The two corporations had specific strategies and functions as they moved into independent concepts. However, after merging, different ideologies and propositions became the main function of the corporations.
K-mart began as a company in the United States in 1899 as one of the first retail and merchandising super centers, owned by Sebastian Kresge. The store was opened in Detroit and was then known as a five and dime super store, which meant that everything sold in the shop was available at a lower price of five or 10 cents. By 1912, the concept of Kresge led to more than 85 stores opened in Detroit and led to sales of over $10 million annually. By the time the Great Depression came, Kresge could sustain his business because of the stores that expanded beyond the financial failures, specifically by offering more jobs and convenient prices. The main philosophy is to provide quality products with affordable prices. The newer store fronts opened in 1920, which included opening stores that sold everything for less than $1 as well as green front stores, which provided other types of low cost items (Kmart, 2010).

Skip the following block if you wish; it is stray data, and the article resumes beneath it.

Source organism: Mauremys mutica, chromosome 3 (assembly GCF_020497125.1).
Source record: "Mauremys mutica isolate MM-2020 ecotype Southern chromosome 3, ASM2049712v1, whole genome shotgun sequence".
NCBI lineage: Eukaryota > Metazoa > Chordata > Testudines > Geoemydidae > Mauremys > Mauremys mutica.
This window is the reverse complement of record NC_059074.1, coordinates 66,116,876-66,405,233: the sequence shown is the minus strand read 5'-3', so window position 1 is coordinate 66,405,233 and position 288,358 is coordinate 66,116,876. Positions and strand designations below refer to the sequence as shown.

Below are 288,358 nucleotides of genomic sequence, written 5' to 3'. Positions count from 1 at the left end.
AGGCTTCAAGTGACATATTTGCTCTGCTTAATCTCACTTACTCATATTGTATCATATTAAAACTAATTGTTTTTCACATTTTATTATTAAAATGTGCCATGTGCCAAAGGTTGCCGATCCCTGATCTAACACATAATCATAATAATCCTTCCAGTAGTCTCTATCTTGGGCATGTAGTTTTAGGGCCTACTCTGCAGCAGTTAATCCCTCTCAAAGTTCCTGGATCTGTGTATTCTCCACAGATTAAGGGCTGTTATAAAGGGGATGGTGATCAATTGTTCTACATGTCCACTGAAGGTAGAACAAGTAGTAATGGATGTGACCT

The main strategy of offering low prices for different items continued to emerge through the 1930s as other competitors began to move into the store front, specifically with retail items. Kmart had been in existence for a longer time which gave it an advantage of excelling as the top promotional retailer. In 1960, the change came from the new CEO, Henry Cunningham, who opened the first official Kmart in Garden City. The expansion led to 17 new stores as well as $483 million in annual profit. The main focus was to provide lower retail prices as well as to emerge into a super store, which provided almost every type of product in one store for convenience. By the mid–1960s, Kmart had over 753 stores and made $1 billion in annual profit. The main accomplishment was the launch of the first set of super stores that led to over 17 million